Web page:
Platts launches cape index

Platts launches cape index

Alternatives to the freight rate information provided by the Baltic Exchange are cropping up, helping explain the London institution’s recent diversification into new fields.

S&P Global Platts has become the latest to chip away at territory that used to be the sole purview of the Baltic, launching a capesize earnings index. The CapeT4 Index reflects ton-mile demand on four key time charter equivalent (TCE) assessments.

“The existing approach to pricing dry bulk freight has remained essentially unchanged for 35 years. The shipping industry deserves better. We believe the combination of Platts’ robust and transparent methodology and observed trade flow data from Platts cFlow will allow us to publish an index that better reflect the supply and demand fundamentals of the shipping market,” said Peter Norfolk, global head of shipping for S&P Global Platts.

The capesize market currently lacks a weighted average TCE index. The Platts CapeT4 Index is based on trade flow volume and captures the movement of widely consumed commodities, such as iron ore and coal, to highlight physical spot market trading activity.

The CapeT4 Index is calculated by applying an allocated weighting to the daily TCE ($/day) assessments of four key round voyages, published at the 5:30pm Singapore time. The routes are north China – Australia round voyage, north China – South Africa round voyage, north China – Atlantic round voyage and the transatlantic round voyage.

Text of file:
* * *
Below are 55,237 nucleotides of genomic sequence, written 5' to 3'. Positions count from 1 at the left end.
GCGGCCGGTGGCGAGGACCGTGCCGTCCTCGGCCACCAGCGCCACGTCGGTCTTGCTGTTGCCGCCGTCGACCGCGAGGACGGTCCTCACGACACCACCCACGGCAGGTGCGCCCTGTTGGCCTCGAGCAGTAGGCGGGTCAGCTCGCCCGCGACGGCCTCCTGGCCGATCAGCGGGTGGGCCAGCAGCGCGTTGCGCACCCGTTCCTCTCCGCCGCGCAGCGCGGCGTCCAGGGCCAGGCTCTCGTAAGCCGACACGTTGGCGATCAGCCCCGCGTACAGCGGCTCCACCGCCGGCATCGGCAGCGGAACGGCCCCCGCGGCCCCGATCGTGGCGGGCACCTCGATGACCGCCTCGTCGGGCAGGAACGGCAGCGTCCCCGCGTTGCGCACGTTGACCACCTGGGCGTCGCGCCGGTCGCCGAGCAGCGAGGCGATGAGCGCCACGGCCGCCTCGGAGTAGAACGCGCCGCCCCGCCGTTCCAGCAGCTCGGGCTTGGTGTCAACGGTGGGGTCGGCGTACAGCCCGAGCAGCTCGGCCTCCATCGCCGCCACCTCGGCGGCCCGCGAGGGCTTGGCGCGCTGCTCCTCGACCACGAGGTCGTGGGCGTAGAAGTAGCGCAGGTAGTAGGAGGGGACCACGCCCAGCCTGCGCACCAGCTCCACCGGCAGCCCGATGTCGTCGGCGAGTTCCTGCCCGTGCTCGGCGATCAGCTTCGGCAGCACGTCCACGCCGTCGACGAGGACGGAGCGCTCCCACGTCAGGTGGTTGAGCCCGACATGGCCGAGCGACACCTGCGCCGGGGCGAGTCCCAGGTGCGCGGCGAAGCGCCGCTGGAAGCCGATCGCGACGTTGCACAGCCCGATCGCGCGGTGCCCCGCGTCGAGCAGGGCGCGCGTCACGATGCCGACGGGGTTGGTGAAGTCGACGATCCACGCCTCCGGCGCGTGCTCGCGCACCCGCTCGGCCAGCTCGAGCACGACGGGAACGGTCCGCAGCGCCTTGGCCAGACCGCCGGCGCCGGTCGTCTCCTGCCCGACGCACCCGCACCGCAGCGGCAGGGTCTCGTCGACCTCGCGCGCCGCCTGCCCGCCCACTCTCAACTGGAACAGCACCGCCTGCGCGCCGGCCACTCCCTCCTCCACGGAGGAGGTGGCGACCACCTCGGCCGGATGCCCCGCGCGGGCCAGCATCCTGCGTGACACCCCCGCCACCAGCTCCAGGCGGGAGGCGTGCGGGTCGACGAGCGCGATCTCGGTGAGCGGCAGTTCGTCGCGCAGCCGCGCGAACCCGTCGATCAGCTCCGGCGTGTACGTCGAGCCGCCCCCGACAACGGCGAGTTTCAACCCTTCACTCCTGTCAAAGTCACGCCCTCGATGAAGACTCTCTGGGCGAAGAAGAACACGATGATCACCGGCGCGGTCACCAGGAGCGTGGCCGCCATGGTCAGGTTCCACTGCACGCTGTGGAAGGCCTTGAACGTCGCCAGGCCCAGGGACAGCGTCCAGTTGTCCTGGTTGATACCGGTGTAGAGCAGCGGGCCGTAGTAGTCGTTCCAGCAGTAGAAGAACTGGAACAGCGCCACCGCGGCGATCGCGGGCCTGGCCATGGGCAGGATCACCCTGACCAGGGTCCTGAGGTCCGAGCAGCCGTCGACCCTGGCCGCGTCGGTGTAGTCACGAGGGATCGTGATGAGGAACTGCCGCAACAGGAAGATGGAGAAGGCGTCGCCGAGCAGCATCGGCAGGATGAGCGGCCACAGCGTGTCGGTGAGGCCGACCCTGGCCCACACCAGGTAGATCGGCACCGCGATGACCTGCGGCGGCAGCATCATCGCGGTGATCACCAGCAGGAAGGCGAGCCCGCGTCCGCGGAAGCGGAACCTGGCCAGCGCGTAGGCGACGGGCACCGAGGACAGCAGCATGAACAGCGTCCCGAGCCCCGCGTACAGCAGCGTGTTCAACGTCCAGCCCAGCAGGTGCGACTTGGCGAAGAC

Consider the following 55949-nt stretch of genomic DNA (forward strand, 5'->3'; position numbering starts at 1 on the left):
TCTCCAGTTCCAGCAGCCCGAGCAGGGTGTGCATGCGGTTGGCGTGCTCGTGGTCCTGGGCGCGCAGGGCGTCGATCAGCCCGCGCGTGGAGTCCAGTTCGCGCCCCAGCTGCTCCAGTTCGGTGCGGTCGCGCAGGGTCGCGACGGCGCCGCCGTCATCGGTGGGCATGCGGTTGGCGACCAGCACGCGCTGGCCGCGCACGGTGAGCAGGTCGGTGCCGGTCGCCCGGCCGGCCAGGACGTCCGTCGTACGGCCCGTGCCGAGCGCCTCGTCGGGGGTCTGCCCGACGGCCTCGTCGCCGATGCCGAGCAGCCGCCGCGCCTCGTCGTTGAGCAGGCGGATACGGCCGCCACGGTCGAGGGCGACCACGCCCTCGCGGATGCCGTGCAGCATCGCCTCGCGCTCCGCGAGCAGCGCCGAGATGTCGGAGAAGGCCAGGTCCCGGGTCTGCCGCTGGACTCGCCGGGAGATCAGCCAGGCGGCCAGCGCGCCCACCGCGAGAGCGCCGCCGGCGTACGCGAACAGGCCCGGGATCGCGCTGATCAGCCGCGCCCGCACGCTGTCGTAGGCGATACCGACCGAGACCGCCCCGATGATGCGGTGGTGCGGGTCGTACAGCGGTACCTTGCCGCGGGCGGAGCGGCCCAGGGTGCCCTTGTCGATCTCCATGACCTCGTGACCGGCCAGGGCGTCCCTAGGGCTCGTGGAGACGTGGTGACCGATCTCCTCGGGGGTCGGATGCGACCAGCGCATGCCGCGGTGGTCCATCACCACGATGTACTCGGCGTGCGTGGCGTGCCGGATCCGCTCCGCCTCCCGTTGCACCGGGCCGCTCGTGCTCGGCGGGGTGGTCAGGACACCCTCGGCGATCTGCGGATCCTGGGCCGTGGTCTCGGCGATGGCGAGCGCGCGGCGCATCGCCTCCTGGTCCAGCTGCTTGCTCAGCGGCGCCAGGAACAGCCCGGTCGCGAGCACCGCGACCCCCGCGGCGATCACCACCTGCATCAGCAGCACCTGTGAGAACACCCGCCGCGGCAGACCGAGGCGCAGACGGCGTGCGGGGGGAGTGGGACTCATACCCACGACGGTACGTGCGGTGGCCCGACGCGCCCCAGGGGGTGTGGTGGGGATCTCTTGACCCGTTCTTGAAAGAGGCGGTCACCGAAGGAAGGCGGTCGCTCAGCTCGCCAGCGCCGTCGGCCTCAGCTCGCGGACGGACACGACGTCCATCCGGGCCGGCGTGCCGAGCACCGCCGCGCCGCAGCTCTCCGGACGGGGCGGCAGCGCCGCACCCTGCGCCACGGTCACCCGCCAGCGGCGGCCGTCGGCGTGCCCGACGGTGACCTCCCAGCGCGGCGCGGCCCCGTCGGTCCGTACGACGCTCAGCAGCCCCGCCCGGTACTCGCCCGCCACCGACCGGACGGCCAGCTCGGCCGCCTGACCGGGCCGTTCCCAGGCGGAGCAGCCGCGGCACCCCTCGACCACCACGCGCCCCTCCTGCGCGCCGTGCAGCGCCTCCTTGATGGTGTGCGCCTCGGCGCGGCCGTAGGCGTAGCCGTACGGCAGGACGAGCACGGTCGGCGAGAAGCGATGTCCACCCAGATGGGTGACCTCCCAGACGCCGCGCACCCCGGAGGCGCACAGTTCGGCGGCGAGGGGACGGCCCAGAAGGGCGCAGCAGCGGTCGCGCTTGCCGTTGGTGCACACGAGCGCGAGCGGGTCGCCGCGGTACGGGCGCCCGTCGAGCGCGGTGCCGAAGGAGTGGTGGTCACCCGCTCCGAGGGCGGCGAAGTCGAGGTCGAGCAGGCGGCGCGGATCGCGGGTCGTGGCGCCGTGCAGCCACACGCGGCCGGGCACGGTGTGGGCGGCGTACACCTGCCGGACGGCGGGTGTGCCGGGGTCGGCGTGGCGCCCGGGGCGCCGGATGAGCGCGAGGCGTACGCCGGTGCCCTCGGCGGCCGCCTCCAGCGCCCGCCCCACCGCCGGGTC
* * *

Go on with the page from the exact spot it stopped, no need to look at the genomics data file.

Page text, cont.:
Bought by the Singapore Exchange in 2016, the Baltic Exchange has recently started offering new services as others moved into its old business domain. Among new initiatives, the Baltic is starting to track shipping emissions.

Sam Chambers

Starting out with the Informa Group in 2000 in Hong Kong, Sam Chambers became editor of Maritime Asia magazine as well as East Asia Editor for the world’s oldest newspaper, Lloyd’s List. In 2005 he pursued a freelance career and wrote for a variety of titles including taking on the role of Asia Editor at Seatrade magazine and China correspondent for Supply Chain Asia. His work has also appeared in The Economist, The New York Times, The Sunday Times and The International Herald Tribune.

Related Posts